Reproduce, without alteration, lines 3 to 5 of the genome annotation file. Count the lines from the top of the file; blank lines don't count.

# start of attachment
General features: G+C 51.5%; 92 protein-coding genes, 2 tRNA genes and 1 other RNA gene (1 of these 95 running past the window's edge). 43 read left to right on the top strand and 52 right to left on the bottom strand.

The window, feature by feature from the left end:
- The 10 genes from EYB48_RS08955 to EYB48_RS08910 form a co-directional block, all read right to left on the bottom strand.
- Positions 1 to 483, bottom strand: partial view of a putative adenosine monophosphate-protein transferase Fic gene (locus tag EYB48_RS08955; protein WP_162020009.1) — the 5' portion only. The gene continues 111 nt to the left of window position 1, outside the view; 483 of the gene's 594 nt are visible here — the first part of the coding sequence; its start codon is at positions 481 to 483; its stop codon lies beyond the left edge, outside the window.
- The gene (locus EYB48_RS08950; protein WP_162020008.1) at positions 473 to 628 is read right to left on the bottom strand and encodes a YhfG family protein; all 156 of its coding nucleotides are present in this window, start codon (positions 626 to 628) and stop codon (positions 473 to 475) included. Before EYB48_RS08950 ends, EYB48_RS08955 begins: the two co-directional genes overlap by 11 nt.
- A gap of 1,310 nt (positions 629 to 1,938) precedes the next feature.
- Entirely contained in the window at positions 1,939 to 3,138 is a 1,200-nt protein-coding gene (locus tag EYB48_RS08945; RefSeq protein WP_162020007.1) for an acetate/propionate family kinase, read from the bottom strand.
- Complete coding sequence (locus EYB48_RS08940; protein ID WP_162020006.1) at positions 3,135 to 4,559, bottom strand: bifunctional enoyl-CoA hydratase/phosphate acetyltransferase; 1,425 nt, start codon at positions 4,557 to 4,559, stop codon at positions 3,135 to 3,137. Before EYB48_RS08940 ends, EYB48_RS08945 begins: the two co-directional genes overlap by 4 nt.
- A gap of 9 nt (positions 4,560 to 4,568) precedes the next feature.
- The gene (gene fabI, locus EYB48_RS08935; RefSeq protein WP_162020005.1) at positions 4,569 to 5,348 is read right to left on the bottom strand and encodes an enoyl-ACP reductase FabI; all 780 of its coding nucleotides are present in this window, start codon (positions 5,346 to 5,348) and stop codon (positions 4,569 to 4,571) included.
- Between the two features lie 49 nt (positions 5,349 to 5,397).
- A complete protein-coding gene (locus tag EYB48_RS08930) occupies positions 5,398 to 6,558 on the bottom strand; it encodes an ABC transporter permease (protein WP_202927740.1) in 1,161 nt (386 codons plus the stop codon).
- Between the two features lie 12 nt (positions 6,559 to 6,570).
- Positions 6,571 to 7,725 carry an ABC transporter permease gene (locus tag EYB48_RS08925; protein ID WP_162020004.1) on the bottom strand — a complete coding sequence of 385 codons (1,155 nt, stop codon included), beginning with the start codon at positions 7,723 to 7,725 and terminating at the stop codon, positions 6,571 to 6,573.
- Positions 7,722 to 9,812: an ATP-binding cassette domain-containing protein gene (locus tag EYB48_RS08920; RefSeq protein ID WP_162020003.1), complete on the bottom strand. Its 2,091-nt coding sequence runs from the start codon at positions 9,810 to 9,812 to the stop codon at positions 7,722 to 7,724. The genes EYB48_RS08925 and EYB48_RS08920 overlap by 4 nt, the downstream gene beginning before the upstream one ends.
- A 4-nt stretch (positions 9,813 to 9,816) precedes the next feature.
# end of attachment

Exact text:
- The 10 genes from EYB48_RS08955 to EYB48_RS08910 form a co-directional block, all read right to left on the bottom strand.
- Positions 1 to 483, bottom strand: partial view of a putative adenosine monophosphate-protein transferase Fic gene (locus tag EYB48_RS08955; protein WP_162020009.1) — the 5' portion only. The gene continues 111 nt to the left of window position 1, outside the view; 483 of the gene's 594 nt are visible here — the first part of the coding sequence; its start codon is at positions 481 to 483; its stop codon lies beyond the left edge, outside the window.
- The gene (locus EYB48_RS08950; protein WP_162020008.1) at positions 473 to 628 is read right to left on the bottom strand and encodes a YhfG family protein; all 156 of its coding nucleotides are present in this window, start codon (positions 626 to 628) and stop codon (positions 473 to 475) included. Before EYB48_RS08950 ends, EYB48_RS08955 begins: the two co-directional genes overlap by 11 nt.